Sandbox Systems All sandbox devices essentially operate on the same principle. The fundamental principle is based on detecting what changes and capabilities a file can have on a computer when it is run without being triggered by any signature. Hence, it is also known as a "zero day detection system."

April 17, 2024

Variations arise in their operational methods. However, before delving into this, advanced sandbox devices can analyze a file for 30 to 120 seconds. They host virtual operating systems for file analysis, generally ranging from 50 to 100 files for larger devices. Although sandbox systems can scan files in different ways (simulation, emulation, virtualization), the most accurate results come from virtualization. By monitoring the changes made by files running on a virtual machine, sandbox devices can determine whether the file is malicious or not. Sandbox devices can scan files as many as the number of virtual systems they run concurrently. In this context, an average sandbox device can scan a maximum of 75-150 files per minute when running 50-100 virtual systems concurrently. If, for example, our system processes 2000 files per minute, not all files can be scanned by the sandbox. No sandbox device alone is sufficient for large networks due to this limitation. Therefore, a different mechanism is automatically required. Hence, traffic should be pre-filtered through mechanisms such as static code analysis, antivirus, whitelists, etc., before reaching the sandbox; otherwise, the sandbox cannot obtain the required time topologically to perform its function. When selecting sandbox products, the following features provide an advantage: – Ability to manually write pattern signatures – Customization of the operating system – Extension-independent analysis, ability to analyze all file types – Open to integration with antivirus and static code analysis – Support for plug-ins to take action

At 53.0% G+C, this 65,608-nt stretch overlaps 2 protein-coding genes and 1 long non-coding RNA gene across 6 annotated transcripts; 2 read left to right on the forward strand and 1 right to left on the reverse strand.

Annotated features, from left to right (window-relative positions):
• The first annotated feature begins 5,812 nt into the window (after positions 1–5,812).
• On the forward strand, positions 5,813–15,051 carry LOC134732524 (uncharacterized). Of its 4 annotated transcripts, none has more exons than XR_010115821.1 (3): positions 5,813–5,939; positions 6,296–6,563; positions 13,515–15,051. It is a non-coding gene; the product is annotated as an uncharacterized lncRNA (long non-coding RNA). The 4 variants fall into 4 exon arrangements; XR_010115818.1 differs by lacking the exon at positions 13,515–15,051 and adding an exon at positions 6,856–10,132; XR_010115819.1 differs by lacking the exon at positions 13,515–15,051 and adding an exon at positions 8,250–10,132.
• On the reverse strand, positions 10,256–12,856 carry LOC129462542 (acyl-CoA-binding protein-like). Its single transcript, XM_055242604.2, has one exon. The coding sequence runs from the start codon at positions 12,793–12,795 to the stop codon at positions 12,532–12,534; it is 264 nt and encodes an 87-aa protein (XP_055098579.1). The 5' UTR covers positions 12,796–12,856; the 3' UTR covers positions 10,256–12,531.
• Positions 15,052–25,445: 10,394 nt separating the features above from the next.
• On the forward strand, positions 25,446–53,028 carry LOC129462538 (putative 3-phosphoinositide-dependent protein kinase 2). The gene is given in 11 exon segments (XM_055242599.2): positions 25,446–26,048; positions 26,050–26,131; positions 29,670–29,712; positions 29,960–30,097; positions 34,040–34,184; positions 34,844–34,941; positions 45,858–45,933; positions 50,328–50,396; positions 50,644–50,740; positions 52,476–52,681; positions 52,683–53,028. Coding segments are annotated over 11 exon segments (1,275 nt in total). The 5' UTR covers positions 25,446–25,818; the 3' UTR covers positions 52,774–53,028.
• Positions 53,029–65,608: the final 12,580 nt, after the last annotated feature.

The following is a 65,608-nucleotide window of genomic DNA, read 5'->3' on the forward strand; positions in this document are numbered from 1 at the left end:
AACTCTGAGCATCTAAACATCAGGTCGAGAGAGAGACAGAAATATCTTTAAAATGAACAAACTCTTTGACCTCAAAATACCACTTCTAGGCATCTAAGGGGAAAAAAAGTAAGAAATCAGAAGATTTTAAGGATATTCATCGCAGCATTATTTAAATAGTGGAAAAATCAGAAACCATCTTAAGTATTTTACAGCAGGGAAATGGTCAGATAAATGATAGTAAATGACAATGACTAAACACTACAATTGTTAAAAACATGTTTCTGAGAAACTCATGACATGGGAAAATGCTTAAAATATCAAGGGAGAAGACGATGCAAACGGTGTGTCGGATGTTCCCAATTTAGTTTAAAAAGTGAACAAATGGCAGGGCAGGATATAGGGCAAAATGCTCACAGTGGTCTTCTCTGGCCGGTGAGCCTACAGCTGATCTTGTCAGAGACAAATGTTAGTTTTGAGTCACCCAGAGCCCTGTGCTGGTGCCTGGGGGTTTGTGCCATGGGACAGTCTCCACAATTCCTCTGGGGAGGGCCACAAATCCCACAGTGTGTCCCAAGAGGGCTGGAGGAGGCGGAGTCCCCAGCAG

Sandbox devices should work with api (open integration), icap (web integration), and smtp (integration). Otherwise, a separate sandbox must be used for each vector, increasing costs. Sandboxes operating on a flow-based system (Flow-based firewall, inline network sandbox, span-mirror analysis) cannot actively block. This leads to the first threat entering. It does not seem logical for a product positioned to provide Zero-Day protection to analyze the file after it has passed through. Proxy-based technologies should be used to control the session. Otherwise, effective protection cannot be ensured due to the reasons mentioned above.